I once knew a young lady, I don’t think she was very ladylike, but this is a true story. She was engaged to a young man and carried his photograph around in her purse. One day she got a letter from the young man saying he found another young lady and he wasn’t going to marry her. Now I say it wasn’t very ladylike but you know what she did? She took his photograph out, tore it in pieces and stepped on it. She couldn’t touch him, but she could touch his image. And that’s like the devil. He normally can’t touch God so what does he do? He takes the image of God, tears it up and stamps on it. Who is that? You and me. You see, every time a drunken man lurches down the street, staggering in the gutter and vomiting, that’s the devil stamping on the image of God, saying, “There you are, God. See what Your image is looking like now?”

That’s what I feel about you, I can’t touch you. There was one time when he could touch God, when was that? When Jesus came in human form and submitted himself to Pilot’s judgment. Then he was able to do what he really wanted, even to God in the person of Jesus. But normally he has to content himself with doing the worst he can to the particular person made to show forth the likeness of God.

All right. The third fact about the Adamic race is the purpose for which they’re created. Now this is breathtaking and a majority of people that read the Bible have never begun to grasp this fact. Man was created to be a ruler. Speaking in the second half or second part of Genesis 1:26 it says:

“Let them [notice it’s not let Adam, but it’s let ‘them,’ the human race] have dominion over the fish of the sea, over the fowl of the air, and over the cattle, and over all the earth and over every creeping thing that creepeth upon the earth.” (KJV)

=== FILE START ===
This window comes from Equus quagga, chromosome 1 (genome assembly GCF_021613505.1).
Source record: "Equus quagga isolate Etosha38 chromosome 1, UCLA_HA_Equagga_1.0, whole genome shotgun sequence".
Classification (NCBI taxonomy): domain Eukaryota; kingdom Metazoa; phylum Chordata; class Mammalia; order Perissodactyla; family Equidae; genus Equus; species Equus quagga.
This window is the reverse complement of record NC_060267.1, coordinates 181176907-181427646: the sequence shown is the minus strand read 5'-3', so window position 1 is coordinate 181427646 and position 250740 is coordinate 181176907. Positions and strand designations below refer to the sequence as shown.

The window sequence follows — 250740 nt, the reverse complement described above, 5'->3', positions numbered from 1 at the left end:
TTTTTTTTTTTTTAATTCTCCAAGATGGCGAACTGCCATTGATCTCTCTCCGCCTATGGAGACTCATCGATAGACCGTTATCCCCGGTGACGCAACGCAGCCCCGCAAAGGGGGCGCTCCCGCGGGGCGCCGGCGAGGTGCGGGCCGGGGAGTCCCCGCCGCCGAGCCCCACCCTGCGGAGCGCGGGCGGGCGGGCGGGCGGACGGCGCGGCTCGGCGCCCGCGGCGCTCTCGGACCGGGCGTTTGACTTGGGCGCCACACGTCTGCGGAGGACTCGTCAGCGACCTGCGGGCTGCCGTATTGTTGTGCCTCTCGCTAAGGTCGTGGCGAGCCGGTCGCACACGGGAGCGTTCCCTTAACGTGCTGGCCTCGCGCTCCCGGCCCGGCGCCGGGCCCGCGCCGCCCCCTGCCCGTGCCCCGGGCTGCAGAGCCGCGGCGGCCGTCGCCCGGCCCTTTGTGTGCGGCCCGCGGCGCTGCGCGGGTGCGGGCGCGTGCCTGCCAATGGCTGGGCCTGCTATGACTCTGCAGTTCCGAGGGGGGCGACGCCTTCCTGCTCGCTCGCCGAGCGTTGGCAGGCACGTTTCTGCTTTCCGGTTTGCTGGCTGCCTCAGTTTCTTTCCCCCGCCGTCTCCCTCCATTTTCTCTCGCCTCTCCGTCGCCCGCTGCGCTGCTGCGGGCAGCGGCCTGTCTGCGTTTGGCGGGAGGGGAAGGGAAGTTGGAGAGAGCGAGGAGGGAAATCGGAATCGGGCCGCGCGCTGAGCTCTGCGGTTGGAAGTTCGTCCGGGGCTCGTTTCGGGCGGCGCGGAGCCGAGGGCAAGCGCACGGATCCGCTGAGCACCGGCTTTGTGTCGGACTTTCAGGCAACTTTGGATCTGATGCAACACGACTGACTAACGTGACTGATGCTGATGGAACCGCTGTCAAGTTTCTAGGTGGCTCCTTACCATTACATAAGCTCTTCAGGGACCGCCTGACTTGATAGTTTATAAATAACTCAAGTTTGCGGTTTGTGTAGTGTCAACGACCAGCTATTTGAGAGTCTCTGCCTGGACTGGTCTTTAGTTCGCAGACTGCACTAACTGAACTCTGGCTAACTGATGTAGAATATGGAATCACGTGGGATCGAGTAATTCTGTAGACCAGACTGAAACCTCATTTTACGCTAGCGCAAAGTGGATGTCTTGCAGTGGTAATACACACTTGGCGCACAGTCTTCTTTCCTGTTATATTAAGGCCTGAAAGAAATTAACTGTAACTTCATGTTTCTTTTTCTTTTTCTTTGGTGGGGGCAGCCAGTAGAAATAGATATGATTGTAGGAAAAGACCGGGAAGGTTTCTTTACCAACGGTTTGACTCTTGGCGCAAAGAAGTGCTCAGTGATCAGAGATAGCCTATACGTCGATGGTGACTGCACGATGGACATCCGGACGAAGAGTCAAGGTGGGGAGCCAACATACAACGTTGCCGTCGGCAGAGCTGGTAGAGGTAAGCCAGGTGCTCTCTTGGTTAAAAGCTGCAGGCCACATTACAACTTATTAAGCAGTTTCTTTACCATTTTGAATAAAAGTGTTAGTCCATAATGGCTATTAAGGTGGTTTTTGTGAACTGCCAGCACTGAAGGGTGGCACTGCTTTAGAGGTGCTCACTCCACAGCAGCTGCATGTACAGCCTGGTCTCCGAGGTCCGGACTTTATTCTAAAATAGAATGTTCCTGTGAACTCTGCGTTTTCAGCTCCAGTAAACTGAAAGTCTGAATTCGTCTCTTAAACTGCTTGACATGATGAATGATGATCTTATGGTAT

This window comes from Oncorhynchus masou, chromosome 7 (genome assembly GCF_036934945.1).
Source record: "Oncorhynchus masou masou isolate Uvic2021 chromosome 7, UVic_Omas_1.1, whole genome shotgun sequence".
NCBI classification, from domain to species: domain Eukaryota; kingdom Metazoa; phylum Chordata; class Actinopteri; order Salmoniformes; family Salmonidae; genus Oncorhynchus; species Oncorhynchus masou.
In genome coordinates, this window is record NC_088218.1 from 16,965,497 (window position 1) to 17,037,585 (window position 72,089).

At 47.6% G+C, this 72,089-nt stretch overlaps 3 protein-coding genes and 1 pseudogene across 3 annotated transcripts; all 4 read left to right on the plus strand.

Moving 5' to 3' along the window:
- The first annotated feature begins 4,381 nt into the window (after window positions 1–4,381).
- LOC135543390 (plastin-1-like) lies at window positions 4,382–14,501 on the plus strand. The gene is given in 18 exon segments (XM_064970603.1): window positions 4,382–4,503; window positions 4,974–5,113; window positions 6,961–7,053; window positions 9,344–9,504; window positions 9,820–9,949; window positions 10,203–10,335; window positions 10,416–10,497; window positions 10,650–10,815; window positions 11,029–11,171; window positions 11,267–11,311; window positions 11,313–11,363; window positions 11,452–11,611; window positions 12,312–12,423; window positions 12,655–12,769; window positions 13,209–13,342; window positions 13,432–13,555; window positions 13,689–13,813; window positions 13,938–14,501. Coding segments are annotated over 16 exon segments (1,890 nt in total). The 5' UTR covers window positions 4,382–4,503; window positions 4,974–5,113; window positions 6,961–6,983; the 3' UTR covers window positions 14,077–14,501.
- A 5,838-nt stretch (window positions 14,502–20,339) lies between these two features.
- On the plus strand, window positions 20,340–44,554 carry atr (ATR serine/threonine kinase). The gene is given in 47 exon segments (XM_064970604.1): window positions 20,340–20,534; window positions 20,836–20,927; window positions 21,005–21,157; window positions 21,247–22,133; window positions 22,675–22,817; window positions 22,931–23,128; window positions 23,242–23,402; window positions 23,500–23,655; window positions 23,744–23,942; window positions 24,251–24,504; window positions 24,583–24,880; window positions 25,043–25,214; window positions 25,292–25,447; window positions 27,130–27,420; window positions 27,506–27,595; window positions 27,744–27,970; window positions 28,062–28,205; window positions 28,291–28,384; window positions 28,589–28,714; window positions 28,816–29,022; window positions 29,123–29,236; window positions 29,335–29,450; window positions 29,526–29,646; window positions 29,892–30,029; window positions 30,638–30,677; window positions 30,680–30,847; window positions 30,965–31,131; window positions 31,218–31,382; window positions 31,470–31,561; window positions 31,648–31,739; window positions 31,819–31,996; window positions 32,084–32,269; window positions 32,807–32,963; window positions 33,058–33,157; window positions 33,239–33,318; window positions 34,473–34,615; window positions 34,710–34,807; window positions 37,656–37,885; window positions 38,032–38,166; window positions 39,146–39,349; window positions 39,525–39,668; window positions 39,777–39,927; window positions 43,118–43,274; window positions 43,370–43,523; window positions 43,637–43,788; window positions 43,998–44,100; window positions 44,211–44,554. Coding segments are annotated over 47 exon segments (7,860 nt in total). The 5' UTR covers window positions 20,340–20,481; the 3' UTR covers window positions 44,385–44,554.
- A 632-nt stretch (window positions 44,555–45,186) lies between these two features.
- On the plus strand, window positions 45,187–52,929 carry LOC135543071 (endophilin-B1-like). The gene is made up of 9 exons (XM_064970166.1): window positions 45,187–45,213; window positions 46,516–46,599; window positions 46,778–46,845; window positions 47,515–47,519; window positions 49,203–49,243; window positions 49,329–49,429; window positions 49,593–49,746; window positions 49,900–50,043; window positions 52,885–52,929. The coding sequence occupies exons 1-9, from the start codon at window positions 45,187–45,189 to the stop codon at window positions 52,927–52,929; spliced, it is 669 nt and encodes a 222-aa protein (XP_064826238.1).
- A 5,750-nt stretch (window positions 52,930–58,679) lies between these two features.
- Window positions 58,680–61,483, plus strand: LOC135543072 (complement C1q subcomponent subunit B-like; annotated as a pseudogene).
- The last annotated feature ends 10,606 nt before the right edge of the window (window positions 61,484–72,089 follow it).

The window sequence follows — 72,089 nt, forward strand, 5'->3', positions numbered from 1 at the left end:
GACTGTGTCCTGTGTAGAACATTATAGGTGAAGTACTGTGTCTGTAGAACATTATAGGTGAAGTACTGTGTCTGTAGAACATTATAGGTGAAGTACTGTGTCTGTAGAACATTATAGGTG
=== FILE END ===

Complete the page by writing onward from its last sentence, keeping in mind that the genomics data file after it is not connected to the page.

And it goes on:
Man was created to rule the entire globe, the sea, the earth, the air and their creatures. And since he had dominion over the fowl of the air, his dominion extended at least as high upwards as the highest flying bird can fly, which I believe is the eagle. And over that entire globe he had authority. You can therefore put it this way: he was God’s visible, personal representative exercising God’s given authority over all the earth. When any other creature on earth encountered Adam they saw in him the likeness of the Creator and they received from him the dominion and direction of authority from the Creator. That was what he was created for. Notice that this is brought out very clearly in Psalm 8. The eighth psalm. And we will not read the whole psalm, although it’s worth reading, but just begin at verse 4 of Psalm 8:

“What is man, that thou art mindful of him? and the son of man, that thou visitest him? [The son of man in Hebrew is ben adam, the son of Adam. Remember, it’s dealing with the Adamic race] For thou hast made him a little lower than the angels, and hast crowned him with glory and honor. Thou madest him to have dominion over the works of thy hands. Thou hast put all things under his feet: all sheep and oxen, yea, and the beasts of the field; the fowl of the air, and the fish of the sea, and whatsoever passeth through the paths of the seas.” (KJV)